Archive for December, 2012

On the Fifth Day of Christmas, my Goddess gave to me…

five golden rings. 

hands with rings

Today we will explore the relationship between different goddesses and gold.

The first goddess who comes to mind is Lakshmi, one of the most worshipped deities of the Hindu religion. Lakshmi is the goddess of wealth and prosperity, purity and generosity, as well as the embodiment of beauty, grace, and charm. She is typically depicted as a beautiful woman of golden complexion, dressed in red clothes embroidered with gold. She sits on a lotus flower – a symbol of the beauty, purity and fertility she portrays. From her hands cascades of gold coins can be seen flowing…suggesting that those who worship Lakshmi can expect to gain wealth.


Lakshmi is the household goddess of most Hindu families, and as such is worshipped on a daily basis. She’s a particular favorite of women, who see her as a symbol of motherhood, and the female energy of the Supreme Being. She is not merely a goddess of gold or wealth…but more importantly, she is a supreme goddess – the Divine Feminine who brings good fortune, hope, happiness, friendship, increased well-being, and joy to everyone’s lives. Like the Mother she is, she aims to protect her devotees from all kinds of misery and sorrows, and aims at the uplifting of all humans.

Another goddess to be considered for this day is Freyja, a goddess of Norse and Germanic mythology. Amongst her many attributes, Freyja is said to be associated with precious metals, in particular gold. She is described as having hair the color of gold, and when she weeps she sheds tears of gold. Around her neck she wears Brisingamen, a beautiful gold necklace that was crafted by four dwarves, from whom it is reputed she received this “treasure of desire” in exchange for sexual favors.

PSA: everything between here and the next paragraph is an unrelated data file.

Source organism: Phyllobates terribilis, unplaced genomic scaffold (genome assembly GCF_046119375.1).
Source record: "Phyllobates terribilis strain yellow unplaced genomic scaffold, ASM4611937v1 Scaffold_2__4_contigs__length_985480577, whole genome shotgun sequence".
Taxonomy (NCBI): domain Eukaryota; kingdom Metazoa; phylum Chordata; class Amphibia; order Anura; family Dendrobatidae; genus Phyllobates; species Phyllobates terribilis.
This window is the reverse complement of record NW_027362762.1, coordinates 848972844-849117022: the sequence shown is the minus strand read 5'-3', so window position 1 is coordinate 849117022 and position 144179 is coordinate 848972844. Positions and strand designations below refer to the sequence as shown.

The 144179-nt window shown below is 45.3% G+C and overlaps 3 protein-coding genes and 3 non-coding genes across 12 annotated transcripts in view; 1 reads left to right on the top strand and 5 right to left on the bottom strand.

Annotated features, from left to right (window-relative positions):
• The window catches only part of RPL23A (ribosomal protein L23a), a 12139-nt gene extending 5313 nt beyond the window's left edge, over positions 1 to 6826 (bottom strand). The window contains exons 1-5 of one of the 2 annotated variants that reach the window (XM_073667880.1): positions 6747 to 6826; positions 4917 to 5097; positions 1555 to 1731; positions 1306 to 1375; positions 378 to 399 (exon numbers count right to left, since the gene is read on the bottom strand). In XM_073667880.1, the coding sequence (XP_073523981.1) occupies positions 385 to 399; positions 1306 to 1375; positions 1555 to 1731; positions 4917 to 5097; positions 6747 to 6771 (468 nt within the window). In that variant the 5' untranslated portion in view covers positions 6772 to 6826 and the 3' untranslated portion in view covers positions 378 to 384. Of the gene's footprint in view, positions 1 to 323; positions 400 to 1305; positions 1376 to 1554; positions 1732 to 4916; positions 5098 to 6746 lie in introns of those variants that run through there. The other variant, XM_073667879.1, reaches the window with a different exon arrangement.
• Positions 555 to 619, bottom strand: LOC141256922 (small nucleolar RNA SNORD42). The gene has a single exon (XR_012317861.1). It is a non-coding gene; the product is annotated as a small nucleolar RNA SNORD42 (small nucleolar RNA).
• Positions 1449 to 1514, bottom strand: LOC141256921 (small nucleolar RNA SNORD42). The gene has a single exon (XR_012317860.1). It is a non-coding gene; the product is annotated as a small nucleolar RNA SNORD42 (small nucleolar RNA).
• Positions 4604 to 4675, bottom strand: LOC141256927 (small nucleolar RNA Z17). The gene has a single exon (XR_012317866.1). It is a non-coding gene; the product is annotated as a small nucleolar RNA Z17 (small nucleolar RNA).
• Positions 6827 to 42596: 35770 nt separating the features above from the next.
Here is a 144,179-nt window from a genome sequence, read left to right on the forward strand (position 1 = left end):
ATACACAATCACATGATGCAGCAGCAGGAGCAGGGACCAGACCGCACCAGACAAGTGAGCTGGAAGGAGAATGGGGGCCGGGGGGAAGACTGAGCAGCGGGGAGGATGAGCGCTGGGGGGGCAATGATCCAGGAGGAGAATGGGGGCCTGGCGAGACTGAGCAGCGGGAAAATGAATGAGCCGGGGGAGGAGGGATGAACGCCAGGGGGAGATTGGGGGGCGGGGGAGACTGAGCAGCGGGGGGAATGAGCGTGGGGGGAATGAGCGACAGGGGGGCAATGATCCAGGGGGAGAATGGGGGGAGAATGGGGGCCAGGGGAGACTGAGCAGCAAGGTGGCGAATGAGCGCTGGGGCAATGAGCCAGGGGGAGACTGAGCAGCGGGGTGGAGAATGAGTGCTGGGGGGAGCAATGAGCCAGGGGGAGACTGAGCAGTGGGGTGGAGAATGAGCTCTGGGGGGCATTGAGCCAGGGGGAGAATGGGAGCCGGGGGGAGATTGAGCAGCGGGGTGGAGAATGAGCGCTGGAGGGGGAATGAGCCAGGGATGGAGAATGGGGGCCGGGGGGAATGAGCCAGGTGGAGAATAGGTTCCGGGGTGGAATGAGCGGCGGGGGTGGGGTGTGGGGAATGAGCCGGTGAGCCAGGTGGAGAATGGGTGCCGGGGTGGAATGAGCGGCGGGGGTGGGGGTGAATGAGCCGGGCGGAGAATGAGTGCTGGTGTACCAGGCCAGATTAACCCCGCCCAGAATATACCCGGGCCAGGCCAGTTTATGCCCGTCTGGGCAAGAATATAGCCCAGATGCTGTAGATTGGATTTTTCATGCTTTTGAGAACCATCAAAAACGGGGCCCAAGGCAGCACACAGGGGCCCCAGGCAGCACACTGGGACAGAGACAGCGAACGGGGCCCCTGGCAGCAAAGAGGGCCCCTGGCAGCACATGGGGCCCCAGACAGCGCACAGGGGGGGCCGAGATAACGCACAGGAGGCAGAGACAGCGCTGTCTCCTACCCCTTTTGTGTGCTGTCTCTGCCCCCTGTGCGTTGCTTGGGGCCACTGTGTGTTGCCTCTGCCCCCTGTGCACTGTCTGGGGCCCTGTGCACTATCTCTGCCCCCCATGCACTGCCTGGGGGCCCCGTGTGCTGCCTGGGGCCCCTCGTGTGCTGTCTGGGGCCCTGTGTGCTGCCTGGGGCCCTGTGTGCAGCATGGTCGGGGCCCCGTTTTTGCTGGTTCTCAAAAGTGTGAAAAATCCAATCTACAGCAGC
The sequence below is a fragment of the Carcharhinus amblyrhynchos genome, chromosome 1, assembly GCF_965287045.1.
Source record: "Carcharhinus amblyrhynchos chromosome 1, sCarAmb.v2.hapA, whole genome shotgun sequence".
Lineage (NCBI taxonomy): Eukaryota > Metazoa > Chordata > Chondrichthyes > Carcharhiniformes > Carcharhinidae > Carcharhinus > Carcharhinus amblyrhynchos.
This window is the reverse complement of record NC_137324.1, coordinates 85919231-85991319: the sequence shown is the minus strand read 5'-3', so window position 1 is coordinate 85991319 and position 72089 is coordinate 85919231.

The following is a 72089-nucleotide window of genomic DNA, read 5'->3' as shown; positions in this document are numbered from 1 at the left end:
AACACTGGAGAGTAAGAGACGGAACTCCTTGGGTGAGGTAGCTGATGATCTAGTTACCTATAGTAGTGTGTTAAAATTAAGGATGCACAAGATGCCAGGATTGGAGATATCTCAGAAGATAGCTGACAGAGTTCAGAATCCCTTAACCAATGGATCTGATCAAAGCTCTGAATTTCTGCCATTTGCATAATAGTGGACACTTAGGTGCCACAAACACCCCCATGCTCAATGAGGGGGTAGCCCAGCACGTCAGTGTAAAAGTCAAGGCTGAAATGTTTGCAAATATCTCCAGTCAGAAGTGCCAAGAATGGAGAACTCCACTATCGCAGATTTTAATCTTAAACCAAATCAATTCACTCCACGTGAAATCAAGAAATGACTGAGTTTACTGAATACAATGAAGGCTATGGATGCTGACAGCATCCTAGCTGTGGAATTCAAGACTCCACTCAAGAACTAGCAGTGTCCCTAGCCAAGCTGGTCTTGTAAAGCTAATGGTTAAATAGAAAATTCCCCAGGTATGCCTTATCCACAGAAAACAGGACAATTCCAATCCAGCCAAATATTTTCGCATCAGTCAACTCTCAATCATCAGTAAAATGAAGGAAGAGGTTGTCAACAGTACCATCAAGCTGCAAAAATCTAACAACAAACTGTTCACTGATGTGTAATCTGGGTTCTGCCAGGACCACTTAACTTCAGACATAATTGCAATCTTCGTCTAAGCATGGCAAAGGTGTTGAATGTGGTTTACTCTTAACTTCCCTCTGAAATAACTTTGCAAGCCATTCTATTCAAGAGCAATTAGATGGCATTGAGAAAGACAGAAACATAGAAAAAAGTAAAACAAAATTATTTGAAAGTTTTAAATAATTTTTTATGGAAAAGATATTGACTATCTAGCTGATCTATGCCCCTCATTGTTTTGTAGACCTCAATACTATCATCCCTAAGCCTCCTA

Freyja is considered to be quite independent, being the leader of the Valkyries, a group of demi-goddesses who were responsible for selecting those noble dead who would be carried off to the Realm of the Gods. Norse legend says that Freyja shares these heroes with the god Odin – half these slain warriors going to live with Odin at Valhalla, the other half with the goddess at her hall known as Sessrumnir. She is the patroness of women who desire and successfully attain wisdom, status, and power – since the Valkyries themselves start as ordinary women, then become priestesses, and finally the Great Goddesses who weave the fates and histories of people and of nations.

Despite their connections to gold, both of these goddesses have an even greater connection to their devotees. Yes, they may have enjoyed beautiful things, but they also recognized their responsibility to humankind, and were generous with their gifts…whether they be wisdom or wealth, fortune or fertility, opportunity or immortality. They serve as a reminder that the most important things that glitter may be more than just gold.

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